Access to long-acting birth control methods could save U.S. $12 billion every year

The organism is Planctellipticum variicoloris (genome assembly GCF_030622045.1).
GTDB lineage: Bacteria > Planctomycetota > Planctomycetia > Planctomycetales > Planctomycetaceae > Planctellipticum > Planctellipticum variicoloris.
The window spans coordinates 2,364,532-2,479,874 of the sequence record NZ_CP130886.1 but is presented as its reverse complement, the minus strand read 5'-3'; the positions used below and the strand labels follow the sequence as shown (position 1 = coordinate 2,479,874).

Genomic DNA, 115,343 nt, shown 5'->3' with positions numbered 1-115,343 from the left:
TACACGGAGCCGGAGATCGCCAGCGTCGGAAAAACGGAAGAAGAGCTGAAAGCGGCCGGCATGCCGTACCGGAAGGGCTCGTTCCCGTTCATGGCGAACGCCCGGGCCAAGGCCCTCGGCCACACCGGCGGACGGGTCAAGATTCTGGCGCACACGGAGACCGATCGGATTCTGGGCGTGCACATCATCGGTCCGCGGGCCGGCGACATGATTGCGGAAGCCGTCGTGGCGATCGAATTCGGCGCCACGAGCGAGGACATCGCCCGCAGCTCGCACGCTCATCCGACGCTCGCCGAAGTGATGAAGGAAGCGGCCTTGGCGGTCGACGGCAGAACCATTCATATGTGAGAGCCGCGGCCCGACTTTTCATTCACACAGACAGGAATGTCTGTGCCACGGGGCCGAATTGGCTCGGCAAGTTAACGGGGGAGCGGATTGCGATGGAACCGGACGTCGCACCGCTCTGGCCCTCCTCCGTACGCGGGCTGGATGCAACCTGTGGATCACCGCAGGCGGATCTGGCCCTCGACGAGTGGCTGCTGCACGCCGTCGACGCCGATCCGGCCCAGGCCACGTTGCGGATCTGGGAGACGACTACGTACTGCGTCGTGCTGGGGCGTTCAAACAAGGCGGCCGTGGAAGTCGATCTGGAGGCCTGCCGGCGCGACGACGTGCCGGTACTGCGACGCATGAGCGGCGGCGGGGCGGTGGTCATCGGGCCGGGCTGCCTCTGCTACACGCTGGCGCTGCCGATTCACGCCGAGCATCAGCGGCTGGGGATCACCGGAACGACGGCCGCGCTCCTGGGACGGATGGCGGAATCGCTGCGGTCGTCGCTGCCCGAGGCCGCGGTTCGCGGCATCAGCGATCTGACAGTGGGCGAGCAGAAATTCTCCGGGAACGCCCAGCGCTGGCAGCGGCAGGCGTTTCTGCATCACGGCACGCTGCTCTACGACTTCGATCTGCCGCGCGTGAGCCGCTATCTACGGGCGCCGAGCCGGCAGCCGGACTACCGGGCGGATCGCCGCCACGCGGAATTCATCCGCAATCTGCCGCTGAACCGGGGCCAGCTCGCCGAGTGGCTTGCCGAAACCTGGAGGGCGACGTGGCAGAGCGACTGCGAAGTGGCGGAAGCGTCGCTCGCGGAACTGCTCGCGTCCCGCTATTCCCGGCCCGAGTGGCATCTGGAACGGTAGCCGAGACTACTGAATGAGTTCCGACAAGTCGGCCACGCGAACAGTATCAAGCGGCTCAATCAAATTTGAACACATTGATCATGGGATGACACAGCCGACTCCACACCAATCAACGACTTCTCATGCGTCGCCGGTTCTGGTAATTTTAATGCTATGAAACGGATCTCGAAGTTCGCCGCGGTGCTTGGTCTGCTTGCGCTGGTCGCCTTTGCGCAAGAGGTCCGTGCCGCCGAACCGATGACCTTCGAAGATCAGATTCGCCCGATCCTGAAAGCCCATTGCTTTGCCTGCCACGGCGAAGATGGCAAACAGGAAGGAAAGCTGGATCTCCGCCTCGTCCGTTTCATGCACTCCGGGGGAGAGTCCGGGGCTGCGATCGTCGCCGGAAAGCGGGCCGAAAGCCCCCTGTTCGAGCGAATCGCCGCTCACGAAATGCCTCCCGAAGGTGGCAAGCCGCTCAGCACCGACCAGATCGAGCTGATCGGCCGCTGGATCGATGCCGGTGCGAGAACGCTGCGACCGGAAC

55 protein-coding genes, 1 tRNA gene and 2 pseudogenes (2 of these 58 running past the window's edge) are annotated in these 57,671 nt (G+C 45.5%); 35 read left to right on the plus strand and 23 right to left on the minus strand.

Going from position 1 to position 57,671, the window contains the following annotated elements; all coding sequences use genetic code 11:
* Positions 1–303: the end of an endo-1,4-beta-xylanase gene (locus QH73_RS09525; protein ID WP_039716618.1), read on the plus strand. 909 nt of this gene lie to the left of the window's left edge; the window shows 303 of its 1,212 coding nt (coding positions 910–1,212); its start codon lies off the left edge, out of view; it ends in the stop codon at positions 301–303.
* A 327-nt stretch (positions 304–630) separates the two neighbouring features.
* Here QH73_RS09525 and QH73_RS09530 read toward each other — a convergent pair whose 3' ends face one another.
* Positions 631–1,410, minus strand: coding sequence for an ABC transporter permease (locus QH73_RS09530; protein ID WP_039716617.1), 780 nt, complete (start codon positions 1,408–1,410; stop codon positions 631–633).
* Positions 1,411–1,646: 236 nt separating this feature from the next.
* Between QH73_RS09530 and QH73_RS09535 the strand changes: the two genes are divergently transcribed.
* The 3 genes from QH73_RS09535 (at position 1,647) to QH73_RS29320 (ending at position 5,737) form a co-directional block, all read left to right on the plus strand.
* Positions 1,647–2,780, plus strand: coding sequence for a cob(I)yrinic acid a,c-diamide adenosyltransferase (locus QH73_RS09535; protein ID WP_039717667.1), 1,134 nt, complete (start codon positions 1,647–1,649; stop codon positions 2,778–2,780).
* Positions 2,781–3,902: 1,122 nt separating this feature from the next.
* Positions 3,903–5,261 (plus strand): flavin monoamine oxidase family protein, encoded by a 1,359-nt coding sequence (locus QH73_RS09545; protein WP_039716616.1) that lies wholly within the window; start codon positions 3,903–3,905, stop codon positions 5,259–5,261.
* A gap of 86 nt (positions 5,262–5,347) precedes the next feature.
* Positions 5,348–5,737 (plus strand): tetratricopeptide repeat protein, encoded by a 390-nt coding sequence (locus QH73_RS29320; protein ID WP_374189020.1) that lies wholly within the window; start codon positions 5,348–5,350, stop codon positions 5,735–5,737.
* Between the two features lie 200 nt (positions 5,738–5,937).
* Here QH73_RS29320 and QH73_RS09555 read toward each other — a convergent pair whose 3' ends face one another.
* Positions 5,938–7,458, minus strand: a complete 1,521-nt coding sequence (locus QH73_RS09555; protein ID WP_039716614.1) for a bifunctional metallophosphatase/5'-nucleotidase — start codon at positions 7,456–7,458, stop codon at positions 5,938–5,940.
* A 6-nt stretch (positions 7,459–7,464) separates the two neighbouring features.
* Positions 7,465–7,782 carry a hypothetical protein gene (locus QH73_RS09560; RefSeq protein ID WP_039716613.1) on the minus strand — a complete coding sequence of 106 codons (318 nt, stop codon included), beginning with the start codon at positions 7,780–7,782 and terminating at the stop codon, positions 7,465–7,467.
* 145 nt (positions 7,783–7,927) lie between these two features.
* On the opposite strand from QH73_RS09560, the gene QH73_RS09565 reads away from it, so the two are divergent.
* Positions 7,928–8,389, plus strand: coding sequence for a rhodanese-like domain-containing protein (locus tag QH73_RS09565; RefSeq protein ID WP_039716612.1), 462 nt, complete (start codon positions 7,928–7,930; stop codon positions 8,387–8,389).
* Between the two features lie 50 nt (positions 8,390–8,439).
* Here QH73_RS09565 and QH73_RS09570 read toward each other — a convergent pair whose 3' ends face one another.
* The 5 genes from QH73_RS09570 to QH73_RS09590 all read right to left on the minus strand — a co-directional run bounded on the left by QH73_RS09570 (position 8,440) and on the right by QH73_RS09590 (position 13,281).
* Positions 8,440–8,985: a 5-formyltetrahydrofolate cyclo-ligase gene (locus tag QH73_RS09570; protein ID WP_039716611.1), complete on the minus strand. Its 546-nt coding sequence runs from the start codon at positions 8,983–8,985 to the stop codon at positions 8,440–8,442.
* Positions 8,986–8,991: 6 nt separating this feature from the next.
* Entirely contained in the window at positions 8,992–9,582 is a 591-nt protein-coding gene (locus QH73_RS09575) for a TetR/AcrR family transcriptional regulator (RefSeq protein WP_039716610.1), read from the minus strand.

WASHINGTON -- If every woman in the United States had access to long-acting birth control methods -- like intrauterine devices or the progestin implant -- the country would save about $12 billion in public health care costs annually, according to a new report. The study, released Tuesday by Child Trends, a nonprofit research group focused on children and families and commissioned by Planned Parenthood, builds on a 2015 study conducted by researchers at the University of California, San Francisco.